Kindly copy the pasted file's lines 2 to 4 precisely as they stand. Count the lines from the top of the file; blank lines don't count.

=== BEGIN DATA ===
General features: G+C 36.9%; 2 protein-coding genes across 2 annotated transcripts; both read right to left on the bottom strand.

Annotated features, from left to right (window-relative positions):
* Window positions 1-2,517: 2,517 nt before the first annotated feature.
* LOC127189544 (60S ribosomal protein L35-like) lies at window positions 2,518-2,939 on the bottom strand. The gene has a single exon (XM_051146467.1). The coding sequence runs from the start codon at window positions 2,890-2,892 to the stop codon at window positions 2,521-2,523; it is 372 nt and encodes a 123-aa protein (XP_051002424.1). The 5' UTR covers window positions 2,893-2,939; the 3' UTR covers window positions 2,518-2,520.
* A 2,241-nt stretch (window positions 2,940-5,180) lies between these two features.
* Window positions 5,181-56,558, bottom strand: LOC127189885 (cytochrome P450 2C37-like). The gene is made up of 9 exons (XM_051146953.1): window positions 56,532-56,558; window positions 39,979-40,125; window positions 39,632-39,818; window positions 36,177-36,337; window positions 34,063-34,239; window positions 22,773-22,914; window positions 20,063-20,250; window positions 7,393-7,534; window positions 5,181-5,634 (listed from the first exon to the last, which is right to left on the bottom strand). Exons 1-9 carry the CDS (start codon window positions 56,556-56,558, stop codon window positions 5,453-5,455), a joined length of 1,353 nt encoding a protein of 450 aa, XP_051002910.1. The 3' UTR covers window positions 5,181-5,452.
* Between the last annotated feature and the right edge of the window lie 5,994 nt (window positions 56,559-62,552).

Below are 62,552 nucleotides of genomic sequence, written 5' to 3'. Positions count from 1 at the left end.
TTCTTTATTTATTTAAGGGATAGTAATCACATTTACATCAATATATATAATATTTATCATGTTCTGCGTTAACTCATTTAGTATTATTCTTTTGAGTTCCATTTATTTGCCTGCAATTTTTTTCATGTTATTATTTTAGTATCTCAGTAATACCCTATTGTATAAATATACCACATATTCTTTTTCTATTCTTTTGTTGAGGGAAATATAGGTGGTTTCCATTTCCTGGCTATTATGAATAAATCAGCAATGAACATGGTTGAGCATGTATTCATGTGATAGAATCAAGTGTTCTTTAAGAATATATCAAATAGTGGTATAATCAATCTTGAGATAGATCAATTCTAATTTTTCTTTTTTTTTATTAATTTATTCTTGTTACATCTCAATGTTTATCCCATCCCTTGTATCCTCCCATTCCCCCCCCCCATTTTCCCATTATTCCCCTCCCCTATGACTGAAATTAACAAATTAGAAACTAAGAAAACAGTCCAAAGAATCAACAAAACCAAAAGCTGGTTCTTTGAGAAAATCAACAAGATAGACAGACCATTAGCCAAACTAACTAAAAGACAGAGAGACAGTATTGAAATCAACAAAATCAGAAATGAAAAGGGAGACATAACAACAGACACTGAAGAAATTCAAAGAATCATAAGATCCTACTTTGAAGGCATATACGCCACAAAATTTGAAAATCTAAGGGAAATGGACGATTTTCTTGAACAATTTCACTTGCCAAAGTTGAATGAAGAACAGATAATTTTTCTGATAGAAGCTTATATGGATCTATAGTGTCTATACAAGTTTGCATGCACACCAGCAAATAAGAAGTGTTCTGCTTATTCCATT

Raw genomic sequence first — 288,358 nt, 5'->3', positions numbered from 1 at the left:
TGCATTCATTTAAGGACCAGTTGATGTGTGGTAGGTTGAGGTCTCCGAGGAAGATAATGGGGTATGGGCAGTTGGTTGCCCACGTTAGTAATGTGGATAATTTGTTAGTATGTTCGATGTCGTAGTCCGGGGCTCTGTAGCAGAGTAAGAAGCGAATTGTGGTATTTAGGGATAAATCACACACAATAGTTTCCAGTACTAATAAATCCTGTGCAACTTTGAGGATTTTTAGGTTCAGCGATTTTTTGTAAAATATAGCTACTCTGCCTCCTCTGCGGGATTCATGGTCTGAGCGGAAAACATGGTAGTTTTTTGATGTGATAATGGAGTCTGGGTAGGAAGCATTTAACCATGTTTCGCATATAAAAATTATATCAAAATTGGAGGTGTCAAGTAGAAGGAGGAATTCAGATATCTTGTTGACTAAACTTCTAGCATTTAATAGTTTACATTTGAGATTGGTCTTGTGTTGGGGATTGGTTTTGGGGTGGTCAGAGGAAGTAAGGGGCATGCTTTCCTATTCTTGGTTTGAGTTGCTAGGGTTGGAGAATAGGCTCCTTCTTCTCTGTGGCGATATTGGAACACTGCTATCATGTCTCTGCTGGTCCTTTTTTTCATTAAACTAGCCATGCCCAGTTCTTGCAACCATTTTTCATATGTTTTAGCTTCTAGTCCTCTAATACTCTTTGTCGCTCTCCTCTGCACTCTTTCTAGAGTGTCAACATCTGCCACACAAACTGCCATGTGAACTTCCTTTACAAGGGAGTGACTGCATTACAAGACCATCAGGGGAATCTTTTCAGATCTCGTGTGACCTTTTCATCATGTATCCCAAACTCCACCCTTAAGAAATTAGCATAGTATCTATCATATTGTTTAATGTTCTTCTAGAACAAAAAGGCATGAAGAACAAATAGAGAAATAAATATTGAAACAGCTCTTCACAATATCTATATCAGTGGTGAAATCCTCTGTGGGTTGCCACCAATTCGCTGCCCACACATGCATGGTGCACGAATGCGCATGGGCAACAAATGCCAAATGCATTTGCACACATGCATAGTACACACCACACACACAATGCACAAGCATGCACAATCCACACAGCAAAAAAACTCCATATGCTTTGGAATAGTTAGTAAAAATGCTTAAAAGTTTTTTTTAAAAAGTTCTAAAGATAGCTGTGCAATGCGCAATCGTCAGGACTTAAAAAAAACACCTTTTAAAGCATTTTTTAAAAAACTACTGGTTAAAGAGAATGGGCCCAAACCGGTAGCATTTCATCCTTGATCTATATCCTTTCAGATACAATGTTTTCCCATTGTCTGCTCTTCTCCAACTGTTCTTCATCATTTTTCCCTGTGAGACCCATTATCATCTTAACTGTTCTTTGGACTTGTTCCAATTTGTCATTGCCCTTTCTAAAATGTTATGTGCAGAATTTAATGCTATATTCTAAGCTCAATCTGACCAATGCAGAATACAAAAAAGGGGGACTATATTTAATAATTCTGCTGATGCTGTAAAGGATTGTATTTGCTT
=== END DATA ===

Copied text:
Annotated features, from left to right (window-relative positions):
* Window positions 1-2,517: 2,517 nt before the first annotated feature.
* LOC127189544 (60S ribosomal protein L35-like) lies at window positions 2,518-2,939 on the bottom strand. The gene has a single exon (XM_051146467.1). The coding sequence runs from the start codon at window positions 2,890-2,892 to the stop codon at window positions 2,521-2,523; it is 372 nt and encodes a 123-aa protein (XP_051002424.1). The 5' UTR covers window positions 2,893-2,939; the 3' UTR covers window positions 2,518-2,520.